4. Aids weight loss

Since it is low in calories and high in fibre, jicama can be an effective component of a weight loss diet. A cup (130  grams) contains only about 49 calories and 12 grams of carbohydrate. Additionally, it is loaded with dietary fibre – 17% of the RDI for men and 23% for women. 

Jicama contains a high amount of dietary fibre. One benefit of fibre is that it can help you achieve long-term weight loss by reducing your appetite. 

Fibre not only fills you up but also prevents overeating by removing some of the carbohydrates that can spike blood sugar levels. When your blood sugar levels are balanced, you are less likely to reach for sweets and other high-calorie foods to satisfy your hunger, which will keep you from gaining excess weight.

5. Serves as a prebiotic 

Jicama is a natural source of a soluble fibre which is known as inulin. Insulin acts as a prebiotic. Prebiotics are substances that stimulate the growth of good bacteria in the colon. It helps promote healthy digestion and supports healthy bacteria in the gut.

6. Boosts digestion 

The fibre content in jicama promotes good digestion and helps maintain bowel health. It aids in digestion and keeps blood sugar levels under control.

7. Reduces risks of cancer

Jicama has anti-diabetic and hypolipidemic activities. It helps in inhibiting blood glucose and cholesterol and reduces the formation and secretion of cancerous cells. Furthermore, it contains phytochemicals; it is an excellent source of vitamin C, carotenoids, and flavonoids.

8. Improves heart health 

Jicama contains both soluble and insoluble fibre, which helps to regulate cholesterol levels. Plant-based diets that are high in fibre have been linked to reduced risk of heart disease.

9. Antioxidants packed

Part of the health benefits of jicama stem from the high levels of antioxidants in this vegetable. The role of these antioxidants in food is to balance the production of molecules called free radicals. Free radicals can damage cells and even increase your risk of disease. They accomplish this feat by donating an electron, which neutralizes the free radicals.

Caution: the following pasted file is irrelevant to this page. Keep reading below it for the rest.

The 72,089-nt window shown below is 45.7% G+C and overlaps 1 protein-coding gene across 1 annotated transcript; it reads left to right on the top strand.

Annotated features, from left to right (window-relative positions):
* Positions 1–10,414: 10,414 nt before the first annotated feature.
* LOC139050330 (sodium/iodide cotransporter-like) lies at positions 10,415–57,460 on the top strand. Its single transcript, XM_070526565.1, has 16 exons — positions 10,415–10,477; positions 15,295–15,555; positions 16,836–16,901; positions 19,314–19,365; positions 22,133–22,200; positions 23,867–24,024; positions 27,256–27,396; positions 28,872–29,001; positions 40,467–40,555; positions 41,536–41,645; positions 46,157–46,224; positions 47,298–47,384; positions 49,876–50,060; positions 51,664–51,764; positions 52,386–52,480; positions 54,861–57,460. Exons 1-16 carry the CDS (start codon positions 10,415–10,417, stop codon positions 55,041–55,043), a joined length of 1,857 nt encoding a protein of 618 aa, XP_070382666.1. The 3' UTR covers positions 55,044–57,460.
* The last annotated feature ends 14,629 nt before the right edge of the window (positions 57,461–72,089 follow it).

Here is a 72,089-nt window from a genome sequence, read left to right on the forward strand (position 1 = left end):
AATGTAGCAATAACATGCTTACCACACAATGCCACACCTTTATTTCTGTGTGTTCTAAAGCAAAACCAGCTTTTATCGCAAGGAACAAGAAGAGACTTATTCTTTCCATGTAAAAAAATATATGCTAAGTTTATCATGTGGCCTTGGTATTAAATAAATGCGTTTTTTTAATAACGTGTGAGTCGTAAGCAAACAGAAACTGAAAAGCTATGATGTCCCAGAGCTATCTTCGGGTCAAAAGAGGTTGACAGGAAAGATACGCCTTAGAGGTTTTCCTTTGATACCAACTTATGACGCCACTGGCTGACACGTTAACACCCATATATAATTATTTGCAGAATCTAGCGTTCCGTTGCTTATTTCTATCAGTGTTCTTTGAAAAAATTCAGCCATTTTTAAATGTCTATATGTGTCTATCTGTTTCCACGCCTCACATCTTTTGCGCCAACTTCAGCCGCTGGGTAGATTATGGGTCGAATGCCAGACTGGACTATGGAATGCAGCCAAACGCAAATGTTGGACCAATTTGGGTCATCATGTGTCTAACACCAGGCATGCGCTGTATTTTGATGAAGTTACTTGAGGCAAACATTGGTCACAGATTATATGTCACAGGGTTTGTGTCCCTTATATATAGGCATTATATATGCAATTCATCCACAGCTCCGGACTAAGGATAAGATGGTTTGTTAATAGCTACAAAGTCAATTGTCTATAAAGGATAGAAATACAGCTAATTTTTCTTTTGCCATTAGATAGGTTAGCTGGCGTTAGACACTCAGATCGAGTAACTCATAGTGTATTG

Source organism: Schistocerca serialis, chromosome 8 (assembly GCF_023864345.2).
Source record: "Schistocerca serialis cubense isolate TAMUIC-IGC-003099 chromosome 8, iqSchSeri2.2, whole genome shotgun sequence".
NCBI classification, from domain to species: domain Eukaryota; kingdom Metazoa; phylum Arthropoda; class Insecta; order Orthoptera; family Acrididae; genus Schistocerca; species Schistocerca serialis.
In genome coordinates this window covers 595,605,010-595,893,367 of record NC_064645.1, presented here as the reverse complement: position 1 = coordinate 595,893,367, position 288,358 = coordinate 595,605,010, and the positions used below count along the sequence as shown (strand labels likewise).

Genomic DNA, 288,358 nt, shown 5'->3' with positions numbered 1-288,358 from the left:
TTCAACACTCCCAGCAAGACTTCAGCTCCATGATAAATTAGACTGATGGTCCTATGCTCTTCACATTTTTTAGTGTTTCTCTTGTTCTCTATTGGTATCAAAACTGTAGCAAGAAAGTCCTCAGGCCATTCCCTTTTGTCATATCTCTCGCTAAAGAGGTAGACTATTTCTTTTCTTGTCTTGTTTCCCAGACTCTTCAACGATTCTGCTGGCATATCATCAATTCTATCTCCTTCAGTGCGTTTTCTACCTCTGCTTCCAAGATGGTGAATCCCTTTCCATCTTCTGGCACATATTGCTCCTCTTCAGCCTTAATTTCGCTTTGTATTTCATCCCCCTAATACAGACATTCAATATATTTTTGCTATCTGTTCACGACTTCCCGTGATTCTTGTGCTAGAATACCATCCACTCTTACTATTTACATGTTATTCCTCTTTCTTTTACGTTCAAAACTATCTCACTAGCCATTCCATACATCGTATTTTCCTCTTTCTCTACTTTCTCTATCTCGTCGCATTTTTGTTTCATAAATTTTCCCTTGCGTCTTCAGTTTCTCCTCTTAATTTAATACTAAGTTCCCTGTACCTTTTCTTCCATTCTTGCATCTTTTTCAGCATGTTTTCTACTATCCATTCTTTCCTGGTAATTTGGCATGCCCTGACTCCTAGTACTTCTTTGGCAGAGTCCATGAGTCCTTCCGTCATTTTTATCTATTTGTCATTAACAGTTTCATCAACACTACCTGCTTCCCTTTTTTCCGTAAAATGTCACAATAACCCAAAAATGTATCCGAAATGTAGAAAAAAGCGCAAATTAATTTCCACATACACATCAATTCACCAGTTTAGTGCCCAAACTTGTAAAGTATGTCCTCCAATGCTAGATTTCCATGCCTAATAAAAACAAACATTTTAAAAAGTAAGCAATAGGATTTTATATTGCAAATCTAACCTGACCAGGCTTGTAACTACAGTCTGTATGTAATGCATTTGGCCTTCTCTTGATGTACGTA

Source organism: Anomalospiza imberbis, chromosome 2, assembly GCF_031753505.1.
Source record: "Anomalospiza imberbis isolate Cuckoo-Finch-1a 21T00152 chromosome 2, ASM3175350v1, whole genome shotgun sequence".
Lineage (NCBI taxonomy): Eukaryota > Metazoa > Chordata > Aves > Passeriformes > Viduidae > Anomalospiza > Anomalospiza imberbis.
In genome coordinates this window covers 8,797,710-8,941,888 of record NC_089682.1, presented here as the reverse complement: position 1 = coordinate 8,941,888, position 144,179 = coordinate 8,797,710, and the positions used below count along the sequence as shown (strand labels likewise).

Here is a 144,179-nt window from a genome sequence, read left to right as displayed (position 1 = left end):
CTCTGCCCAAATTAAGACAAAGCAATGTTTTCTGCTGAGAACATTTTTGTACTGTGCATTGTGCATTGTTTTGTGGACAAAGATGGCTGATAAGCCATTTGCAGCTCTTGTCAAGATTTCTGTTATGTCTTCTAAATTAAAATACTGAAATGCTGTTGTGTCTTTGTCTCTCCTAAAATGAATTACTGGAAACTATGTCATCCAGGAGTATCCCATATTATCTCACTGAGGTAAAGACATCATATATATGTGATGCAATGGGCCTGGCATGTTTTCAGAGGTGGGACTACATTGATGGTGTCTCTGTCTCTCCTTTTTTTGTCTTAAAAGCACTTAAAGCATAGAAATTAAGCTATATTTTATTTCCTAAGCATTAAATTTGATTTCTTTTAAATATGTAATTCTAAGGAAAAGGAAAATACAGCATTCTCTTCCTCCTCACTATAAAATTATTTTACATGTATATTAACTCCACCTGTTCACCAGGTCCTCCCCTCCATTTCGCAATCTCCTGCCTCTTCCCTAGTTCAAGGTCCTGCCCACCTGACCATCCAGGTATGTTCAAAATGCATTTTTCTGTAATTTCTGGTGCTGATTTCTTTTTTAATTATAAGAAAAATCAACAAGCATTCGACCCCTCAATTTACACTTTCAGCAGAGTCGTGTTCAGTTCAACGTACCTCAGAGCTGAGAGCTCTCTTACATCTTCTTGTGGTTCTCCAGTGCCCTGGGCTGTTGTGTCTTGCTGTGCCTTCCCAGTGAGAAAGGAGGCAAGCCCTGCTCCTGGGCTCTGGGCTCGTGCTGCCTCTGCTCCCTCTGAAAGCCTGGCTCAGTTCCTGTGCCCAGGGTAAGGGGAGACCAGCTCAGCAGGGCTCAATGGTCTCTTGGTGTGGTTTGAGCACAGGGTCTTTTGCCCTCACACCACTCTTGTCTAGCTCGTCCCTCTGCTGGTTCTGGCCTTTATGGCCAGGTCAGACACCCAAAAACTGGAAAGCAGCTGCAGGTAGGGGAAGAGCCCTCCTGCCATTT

10. Supports healthy bones 

Jicama is very rich in Vitamin C, Calcium and Iron. It also contains traces of essential nutritional elements like Thiamin (vitamin B1), Niacin (vitamin B3), Calcium, Phosphorus, Magnesium, Sodium, Potassium, Zinc and Iron. These are all minerals that are important for the musculoskeletal system of the body.

 

Additionally, Soluble dietary fibre in jicama may also help with constipation and other gastrointestinal disorders. Such as irritable bowel syndrome (IBS) and Crohn’s disease.

How To Cut Jicama 

How To Cut Jicama

The best way to cut jicama is to first peel with a vegetable peeler, then halve it from top to bottom. Using the tines of a fork, pierce each half on all sides. Place flat side down on your cutting board and use a serrated bread knife to cut into 1/2-inch-thick sticks. You can also cut it however thick you like.

How To Cook Jicama: Recipes For Jicama

Jicama is a crunchy, refreshing root vegetable. It is fairly resistant to rotting, which makes it great for prepping large amounts of food at once. Also, it’s versatile enough to be used in a variety of different dishes. Some of which are;

Baked Jicama fries

Baked Jicama fries

Baked Jicama fries is a great snack if you’re looking for an alternative to potato chips. They are definitely baked, so they are low-calorie, but you can still taste the deliciousness of fresh jicama. You can serve them as a side dish or with your main course.

 

Preparation 

  • Rinse jicama, slice lengthwise and cut into fries
  • Spray fries with cooking spray
  • Add salt and pepper to taste
  • Prepare baked jicama fries in the oven at 450 degrees for 15 minutes.
  • Serve with sour cream or salsa

Jicama salad 

Jicama salad 

Jicama salad is a delicious meal you can whip up at the last minute for your guests or just yourself. It’s very simple to make, has a nice, refreshing taste and may prove particularly pleasant on hot summer days.

 

Preparation 

  • Wash and peel the jicama
  • Cut into thin slices or cubes
  • Cut finely red cabbage with a knife
  • Slice the bell pepper
  • Cut up the celery
  • Mix equal parts of each ingredient together.
  • Add other foods and flavours (example: chilli and lime and vinegar)
  • In a small bowl, mix the ingredients together evenly.

Strawberry Jicama Lettuce Wraps